Important steps to restore the free-flowing state of River Ter in Catalonia


River Ter

River Ter is 208 km long, its drainage area is 30010 km2 and its basin is one of the largest in the Water District of Catalonia (Figure 1). Its headwaters are in Ulldeter, 2400 m above sea level, in the Pyrenees, in North-eastern Catalonia, Spain. It initially runs in a North-south direction, then turns towards a West-east direction close to Manlleu city (41.994453, 2.248599) to finally flow into the Mediterranean Sea near the Estartit village (42.023187, 3.193893). Although River Ter springs from the Pyrenees, it is strongly influenced by the tributaries located in the middle and lower parts of its basin, causing seasonal floods during spring and autumn.

Figure 1. River Ter basin in North-eastern Catalonia, Spain

From the middle of the 19th century the running water of River Ter has been used to power industrial machinery of factories along the riverbanks. The exploitation of the river was intensified from the last third of the 20th century, and the purpose was the generation of hydroelectric power. The latter practise rendered River Ter one of the most fragmented rivers of the Water District of Catalonia. Currently, ~300 barriers, including reservoirs, low-head dams, and other obstacles altering the hydrological and sedimentary dynamics of the river and preventing passage to fish species, like Barbus meridionalis and Salmo trutta, have been inventoried (Figure 2).

Figure 2. Number of barriers per type in River Ter

Barrier removal process

The Matabosch Weir was a low-head barrier built in the 1940s to generate hydropower. It was located between the Ymbern factory and the Conanglell bridge (latitude: 42.05215, longitude: 2.242491), in Torelló (Figures 3 & 4) and was one of the 12 consecutive barriers in a river stretch of 11.5 km causing detrimental effects on fish migration and sediment transportation (Figure 4).

Figure 3. Location of Matabosch Weir in River Ter
Figure 4. Location of Matabosch Weir and of other barriers upstream and downstream in River Ter

Matabosch Weir was 52 m long and 1.85 m high (Figure 5). In case of floods, this barrier was causing increase in water level and in the potential flooding zone in the surrounding area. The latter effect was particularly important since the area adjacent to the weir was considered as of high flooding risk.
A few years ago, the City Council of Torelló promoted a river route along the banks of the river Ter in the municipality. Before the removal of the Matabosch dam, the fluvial itinerary ended near the barrier, downstream. The idea was to extend this river route and connect it with a green area located upstream of the project area.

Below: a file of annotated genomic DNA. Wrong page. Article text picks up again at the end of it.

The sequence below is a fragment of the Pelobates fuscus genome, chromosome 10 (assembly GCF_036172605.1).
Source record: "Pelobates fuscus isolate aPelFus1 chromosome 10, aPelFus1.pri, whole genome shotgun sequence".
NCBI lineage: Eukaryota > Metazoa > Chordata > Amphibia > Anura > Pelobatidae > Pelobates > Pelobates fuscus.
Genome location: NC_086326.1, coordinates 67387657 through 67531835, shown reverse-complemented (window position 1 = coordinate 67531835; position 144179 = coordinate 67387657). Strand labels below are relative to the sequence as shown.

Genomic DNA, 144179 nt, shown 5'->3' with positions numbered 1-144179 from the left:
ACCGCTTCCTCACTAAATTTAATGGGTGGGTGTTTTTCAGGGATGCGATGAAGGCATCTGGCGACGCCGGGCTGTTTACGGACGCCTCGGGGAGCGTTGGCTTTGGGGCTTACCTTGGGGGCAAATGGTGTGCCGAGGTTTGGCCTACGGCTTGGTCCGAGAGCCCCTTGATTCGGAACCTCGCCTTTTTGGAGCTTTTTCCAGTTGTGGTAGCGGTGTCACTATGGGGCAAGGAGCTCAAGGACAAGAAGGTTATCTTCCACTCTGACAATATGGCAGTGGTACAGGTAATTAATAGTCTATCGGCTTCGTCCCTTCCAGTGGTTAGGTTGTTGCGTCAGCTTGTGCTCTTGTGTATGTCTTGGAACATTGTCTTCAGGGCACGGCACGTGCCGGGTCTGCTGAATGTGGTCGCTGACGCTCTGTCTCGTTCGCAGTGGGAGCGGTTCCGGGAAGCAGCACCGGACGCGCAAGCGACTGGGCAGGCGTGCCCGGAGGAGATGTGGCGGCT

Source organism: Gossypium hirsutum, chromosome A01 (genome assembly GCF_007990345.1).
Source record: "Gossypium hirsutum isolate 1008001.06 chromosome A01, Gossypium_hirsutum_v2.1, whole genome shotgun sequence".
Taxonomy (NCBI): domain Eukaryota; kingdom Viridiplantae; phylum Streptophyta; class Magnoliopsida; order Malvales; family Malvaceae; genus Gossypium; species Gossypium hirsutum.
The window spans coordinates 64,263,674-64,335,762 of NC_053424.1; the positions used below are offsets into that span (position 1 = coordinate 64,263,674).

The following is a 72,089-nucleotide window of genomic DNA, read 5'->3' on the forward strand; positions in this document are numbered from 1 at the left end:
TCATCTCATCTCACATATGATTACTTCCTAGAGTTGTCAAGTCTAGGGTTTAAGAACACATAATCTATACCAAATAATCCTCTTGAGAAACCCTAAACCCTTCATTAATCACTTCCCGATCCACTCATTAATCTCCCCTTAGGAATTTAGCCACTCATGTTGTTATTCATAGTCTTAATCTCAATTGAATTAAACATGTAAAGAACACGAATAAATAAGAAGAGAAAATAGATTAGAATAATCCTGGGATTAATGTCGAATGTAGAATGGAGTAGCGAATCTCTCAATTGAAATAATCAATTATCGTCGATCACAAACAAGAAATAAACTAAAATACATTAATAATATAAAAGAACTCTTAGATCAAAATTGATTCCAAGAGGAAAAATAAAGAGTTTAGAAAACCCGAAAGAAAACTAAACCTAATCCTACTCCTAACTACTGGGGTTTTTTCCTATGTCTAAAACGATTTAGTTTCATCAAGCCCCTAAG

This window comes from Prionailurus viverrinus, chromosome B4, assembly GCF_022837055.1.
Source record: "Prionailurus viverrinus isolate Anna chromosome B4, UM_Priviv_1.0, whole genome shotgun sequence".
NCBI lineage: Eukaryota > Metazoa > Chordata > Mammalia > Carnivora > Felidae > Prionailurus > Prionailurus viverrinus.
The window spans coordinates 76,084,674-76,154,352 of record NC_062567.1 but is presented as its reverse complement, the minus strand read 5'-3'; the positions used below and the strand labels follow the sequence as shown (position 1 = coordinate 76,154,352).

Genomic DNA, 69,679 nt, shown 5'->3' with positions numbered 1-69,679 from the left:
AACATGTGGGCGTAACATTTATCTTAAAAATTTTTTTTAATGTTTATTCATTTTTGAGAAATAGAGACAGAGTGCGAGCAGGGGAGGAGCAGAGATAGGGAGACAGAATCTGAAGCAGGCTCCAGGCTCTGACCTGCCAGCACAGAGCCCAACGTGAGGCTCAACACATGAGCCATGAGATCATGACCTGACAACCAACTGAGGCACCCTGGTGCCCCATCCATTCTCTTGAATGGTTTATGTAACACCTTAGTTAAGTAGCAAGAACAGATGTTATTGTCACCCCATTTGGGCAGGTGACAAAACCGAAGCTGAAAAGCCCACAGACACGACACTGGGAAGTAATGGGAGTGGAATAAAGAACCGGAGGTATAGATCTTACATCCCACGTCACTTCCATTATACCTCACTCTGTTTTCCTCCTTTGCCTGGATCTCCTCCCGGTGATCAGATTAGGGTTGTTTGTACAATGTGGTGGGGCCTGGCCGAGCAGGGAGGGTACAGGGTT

Figure 5. Matabosch Weir in River Ter (photo by Catalan Water Agency)
Video 1. Matabosch Weir in River Ter

Matabosch hydropower station remained non-operational for 30 years and in ruins, and its license expired in 2017. In 2019, the Catalan Water Agency (ACA) prepared a technical report proposing the removal of the Matabosch Weir. The rationale behind this decision was to reduce the flooding risk intensified by the presence of the weir and to prolong the fluvial itinerary of the City Council. The demolition works began in June 2021 (Figure 6) and completed by November of the same year. The weir and the associated infrastructures (i.e., operating gates) were removed and the old derivation canal of the Matabosch Weir was filled with material from the demolition site (Figure 7) and used to construct the river route (Figure 8). In addition, any exotic riparian species in the area were removed and replaced by native species (Figure 9). The final total cost of the project was 206070 € and was financed by the Catalan Water Agency. The Matabosch Weir removal reconnected 700 m, eliminated the potential safety hazard issues that could arise from the obsolete infrastructure, reduced the flooding risk of the adjacent area and improved the landscape.

Figure 6. Onset of demolition works for Matabosch Weir at River Ter in June 2021 (photo by Catalan Water Agency)
Figure 7. Fill of the old derivation canal of the Matabosch Weir with material from the demolition site (photo by Catalan Water Agency)
Figure 8. Works on the construction of River Ter route (photo by Catalan Water Agency)
Figure 9. Restoration of native riparian species at the banks of River Ter (photo by Catalan Water Agency)
Video 2. Demolition works of Matabosch Weir in River Ter

Before & After photo pair

The removal site at River Ter: (left) before (in June 2021) and (right) after (in November 2021) the removal operations of Matabosch Weir (photos by Catalan Water Agency)

With many thanks to Mònica Bardina Martin and Albert Rovira from Catalan Water Agency for providing the information and photographs presented herein.

Written by Foivos A. Mouchlianitis

  • Name: Matabosch Weir

  • Location: River Ter, North-eastern Catalonia, Spain

  • Type: Weir

  • Dimensions: Height 1.85 m; Length 52 m

  • Aim of removal: To restore river connectivity and enhance fish populations

  • Year of removal: 2021